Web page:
In the present study, our results show that CS moieties in the rat hindbrain matrix (E12.5(+1 DIV) and E13.5(+1 DIV) ) are important for controlling commissural projection of VN neurons at a time when few, if any, fiber tracts have charted out their course in the early hindbrain.
During the development of the hindbrain, segmentation of the neuroepithelium into rhombomeres is important in laying out the framework for correct neuronal patterning . Projection of VN commissures during this period when few fiber tracts exist and the coincidental abundance of CSPGs in the hindbrain matrix suggest a role for this molecule in regulating the commissural projection. Studies of the embryonic chick brain showed CSPG accumulation in the extracellular matrix of rhombomere boundaries [17, 18]. The CS moiety has been considered important in restricting cell clusters and preventing them from intermingling with clusters of different cell lineages and thus in maintaining identities of cell clusters in the hindbrain. With the use of immunostaining for the CS-56 epitope and the 2B6 stub epitope following ChABC treatment of the hindbrain matrix, we showed that the CS moieties are localized in the extracellular matrix of rhombomeric segments as well as the boundaries of rhombomeres (Figure 3A,E). Cells and their projections can traverse this CS-rich region in the rhombomeres. So, does the restrictive role of CS in rhombomeres apply in such circumstances?
The CS moiety has been implicated in the control of neurite growth and extension. Culture of chick retinal ganglion cells on nitrocellulose filters that have been implanted in a lesioned cerebral cortex to capture CSPGs of the glial scar showed that treatment of the filter with ChABC resulted in cultures bearing longer neurites . Treatment of chiasmatic brain slice cultures (E13 to E15, mouse) with ChABC resulted in misrouting of retinal ganglion cell projections at the optic chiasma . In the present study, we showed that treatment of hindbrain matrix with ChABC in 1-day cultures of rat embryos sped up projection along the commissural route toward the contralateral VN. This effect was evident in both E12.5(+1 DIV) and E13.5(+1 DIV) embryos - in the former, projections reached further by 800 μm along the commissural route, and in the latter, projections ended up in regions beyond the contralateral VN (Figure 8). Our results suggest that CS moieties prevailing in the early hindbrain matrix play an axon-restrictive role in controlling the speed of projection of the VN commissures such that the terminals can recognize the targets on arrival.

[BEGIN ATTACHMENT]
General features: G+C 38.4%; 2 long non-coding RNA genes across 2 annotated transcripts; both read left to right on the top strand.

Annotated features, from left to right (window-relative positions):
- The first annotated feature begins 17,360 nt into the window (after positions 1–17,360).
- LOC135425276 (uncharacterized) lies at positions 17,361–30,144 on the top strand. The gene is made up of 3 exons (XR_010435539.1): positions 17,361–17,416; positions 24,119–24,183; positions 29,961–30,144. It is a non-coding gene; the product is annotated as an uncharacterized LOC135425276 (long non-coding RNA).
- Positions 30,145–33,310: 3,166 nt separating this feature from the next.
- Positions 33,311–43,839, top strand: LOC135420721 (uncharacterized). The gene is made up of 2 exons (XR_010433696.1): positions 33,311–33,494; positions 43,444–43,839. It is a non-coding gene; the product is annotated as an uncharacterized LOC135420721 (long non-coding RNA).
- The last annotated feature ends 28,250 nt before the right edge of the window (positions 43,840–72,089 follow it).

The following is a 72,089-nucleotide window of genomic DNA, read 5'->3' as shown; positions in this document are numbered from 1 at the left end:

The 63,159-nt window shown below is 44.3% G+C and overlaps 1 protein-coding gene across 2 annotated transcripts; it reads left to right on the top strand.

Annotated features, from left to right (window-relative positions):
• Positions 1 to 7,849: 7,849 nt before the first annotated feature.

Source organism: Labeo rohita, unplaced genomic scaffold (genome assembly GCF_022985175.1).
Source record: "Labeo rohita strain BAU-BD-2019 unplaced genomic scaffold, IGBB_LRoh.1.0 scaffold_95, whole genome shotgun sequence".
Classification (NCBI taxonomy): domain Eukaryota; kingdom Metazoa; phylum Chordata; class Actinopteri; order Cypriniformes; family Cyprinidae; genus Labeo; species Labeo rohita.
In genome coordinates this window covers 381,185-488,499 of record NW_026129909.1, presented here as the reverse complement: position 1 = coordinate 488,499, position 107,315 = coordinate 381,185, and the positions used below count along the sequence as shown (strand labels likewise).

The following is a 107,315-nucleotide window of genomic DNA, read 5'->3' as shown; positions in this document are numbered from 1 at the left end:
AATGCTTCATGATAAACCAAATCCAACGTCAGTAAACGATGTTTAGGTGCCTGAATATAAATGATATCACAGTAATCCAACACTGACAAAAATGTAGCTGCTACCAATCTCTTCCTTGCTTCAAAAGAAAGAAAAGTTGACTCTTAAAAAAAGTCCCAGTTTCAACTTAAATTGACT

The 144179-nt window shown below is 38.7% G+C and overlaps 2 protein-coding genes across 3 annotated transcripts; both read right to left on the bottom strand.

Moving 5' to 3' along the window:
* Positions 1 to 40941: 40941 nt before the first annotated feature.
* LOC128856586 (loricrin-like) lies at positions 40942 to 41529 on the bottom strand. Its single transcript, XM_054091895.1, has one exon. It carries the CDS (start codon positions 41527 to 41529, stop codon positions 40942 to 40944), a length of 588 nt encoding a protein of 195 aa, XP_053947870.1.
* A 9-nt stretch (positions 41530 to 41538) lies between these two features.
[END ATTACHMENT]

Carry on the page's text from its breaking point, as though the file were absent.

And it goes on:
In this work, we found that VN commissural fibers were less fasciculated in hindbrains that had been treated with ChABC than those of controls treated with PBS. For assessment of the extent of fasciculation of the VN commissural fibers in 100-μm steps across the hindbrain, we chose fiber diameters of > 5 μm as an arbitrary indication of fasciculation and those ≤5 μm as an indication of non-fasciculation. This cutoff makes it possible for exhaustive assessment of all DiI-tracked fibers at the light microscopic level. Assessment of fibers of ≤5 μm in close-up view revealed that these included three to five single projections that, at times, were separate from each other and, at other times, remained indiscernible. To decipher these would require viewing at the electron microscopic level. This latter approach can only reveal a small portion of the examined area each time and is impractical for assessment of all the labeled VN commissures. Our observation of increase in unfasciculated fibers with ChABC treatment of the hindbrain suggests that axon-restrictive CS moieties in the hindbrain matrix induced the late outgrowths or follower projections to join the track of pioneers and thus to fasciculate with each other.
Earlier studies considered CSPG as an entity and did not attempt to distinguish between roles of the CS moiety and those of the core proteins. Thus, such CSPGs as neurocan and phosphacan were found to mediate axonal fasciculation during development of the hippocampal circuitry in vivo. In cultures of hippocampal neurons, dorsal root ganglia or habenula nucleus neurons, neurite extension into a CSPG substratum exhibited fasciculation as well [21–23]. These provide evidence for axonal fasciculation as a means to modulate the ability of the growth cone to navigate through restrictive environments or regulate axonal pathfinding during circuit formation.